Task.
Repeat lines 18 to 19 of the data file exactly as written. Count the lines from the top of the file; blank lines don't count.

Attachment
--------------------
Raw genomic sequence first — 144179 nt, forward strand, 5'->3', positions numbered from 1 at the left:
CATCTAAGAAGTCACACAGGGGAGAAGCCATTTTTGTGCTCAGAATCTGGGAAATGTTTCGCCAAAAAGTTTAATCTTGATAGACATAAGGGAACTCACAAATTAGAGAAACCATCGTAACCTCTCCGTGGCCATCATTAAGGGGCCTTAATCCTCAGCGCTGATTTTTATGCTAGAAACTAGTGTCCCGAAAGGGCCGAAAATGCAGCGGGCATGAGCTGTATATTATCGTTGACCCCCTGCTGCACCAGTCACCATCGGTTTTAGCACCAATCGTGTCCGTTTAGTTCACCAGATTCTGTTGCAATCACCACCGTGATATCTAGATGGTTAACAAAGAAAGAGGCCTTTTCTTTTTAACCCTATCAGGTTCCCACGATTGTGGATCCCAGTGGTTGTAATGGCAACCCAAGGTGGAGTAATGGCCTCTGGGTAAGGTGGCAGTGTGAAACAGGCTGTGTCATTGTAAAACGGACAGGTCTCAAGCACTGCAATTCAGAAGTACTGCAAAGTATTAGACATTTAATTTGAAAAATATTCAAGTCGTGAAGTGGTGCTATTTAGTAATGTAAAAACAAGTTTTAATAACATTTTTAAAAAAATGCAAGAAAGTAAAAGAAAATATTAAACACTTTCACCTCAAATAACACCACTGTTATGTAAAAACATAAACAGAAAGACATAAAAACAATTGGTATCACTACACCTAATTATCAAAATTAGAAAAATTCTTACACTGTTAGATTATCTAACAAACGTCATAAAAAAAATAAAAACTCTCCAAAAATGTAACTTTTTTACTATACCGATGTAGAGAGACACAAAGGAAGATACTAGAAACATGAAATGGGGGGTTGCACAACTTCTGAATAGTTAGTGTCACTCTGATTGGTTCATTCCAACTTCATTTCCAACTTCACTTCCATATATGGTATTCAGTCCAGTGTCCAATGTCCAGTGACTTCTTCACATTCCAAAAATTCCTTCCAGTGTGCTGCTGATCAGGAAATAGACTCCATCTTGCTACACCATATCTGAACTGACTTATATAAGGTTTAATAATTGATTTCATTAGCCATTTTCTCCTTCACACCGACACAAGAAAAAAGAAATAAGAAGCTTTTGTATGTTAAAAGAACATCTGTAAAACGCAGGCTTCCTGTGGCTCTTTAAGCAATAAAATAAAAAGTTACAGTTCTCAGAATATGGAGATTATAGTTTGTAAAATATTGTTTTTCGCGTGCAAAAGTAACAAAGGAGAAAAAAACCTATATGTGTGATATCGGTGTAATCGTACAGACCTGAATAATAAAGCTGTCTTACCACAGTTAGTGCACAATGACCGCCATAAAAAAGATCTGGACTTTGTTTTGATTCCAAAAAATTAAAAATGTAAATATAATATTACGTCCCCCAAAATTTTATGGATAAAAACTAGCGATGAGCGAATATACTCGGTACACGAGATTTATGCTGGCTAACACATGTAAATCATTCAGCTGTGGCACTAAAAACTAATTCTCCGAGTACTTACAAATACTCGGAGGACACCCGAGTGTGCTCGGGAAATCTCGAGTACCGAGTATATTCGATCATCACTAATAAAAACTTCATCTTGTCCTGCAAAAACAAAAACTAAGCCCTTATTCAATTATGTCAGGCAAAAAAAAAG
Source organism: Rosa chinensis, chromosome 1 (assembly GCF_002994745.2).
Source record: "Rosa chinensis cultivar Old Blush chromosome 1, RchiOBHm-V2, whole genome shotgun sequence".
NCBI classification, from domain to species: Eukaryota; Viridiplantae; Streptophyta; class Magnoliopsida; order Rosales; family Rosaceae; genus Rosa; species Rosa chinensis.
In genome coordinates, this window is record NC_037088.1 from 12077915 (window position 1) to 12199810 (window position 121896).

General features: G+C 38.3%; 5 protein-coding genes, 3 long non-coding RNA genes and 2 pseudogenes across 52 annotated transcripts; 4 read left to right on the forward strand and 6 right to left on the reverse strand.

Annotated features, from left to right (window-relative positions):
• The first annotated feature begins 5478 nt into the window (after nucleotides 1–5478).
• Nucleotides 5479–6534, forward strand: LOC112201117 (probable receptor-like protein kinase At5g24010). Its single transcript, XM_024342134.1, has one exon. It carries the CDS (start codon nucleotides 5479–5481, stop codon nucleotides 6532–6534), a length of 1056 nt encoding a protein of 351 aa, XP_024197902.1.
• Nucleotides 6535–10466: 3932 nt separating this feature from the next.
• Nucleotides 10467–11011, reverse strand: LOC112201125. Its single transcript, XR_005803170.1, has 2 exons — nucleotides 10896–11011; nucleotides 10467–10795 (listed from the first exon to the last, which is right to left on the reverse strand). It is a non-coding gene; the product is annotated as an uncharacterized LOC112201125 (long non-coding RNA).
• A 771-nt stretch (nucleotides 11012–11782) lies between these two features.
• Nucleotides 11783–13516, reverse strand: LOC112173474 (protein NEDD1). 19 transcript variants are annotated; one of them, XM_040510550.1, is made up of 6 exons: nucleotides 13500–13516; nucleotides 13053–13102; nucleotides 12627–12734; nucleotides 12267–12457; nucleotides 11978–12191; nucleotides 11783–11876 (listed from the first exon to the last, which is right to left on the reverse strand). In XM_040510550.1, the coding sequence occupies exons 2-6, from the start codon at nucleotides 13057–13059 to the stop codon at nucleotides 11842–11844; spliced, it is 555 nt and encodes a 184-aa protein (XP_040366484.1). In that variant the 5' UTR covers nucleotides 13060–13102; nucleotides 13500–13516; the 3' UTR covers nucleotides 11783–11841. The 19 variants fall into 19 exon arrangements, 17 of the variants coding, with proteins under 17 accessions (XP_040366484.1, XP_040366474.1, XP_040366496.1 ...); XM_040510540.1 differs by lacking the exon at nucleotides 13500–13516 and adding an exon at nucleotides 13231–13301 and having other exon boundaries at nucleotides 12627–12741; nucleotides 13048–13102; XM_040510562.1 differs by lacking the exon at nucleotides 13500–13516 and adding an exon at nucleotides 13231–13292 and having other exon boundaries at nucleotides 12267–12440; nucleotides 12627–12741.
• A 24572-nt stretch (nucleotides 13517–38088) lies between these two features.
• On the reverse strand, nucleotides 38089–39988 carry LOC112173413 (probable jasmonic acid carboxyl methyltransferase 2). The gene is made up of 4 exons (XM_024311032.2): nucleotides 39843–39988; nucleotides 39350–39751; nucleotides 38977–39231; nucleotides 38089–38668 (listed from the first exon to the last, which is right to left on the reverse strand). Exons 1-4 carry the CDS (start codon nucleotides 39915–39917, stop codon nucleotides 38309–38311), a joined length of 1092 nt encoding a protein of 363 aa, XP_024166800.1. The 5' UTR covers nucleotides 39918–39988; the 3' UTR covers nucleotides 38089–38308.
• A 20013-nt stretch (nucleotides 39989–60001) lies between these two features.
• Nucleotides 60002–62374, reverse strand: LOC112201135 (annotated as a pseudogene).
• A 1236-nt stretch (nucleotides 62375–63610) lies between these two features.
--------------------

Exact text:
• Nucleotides 60002–62374, reverse strand: LOC112201135 (annotated as a pseudogene).
• A 1236-nt stretch (nucleotides 62375–63610) lies between these two features.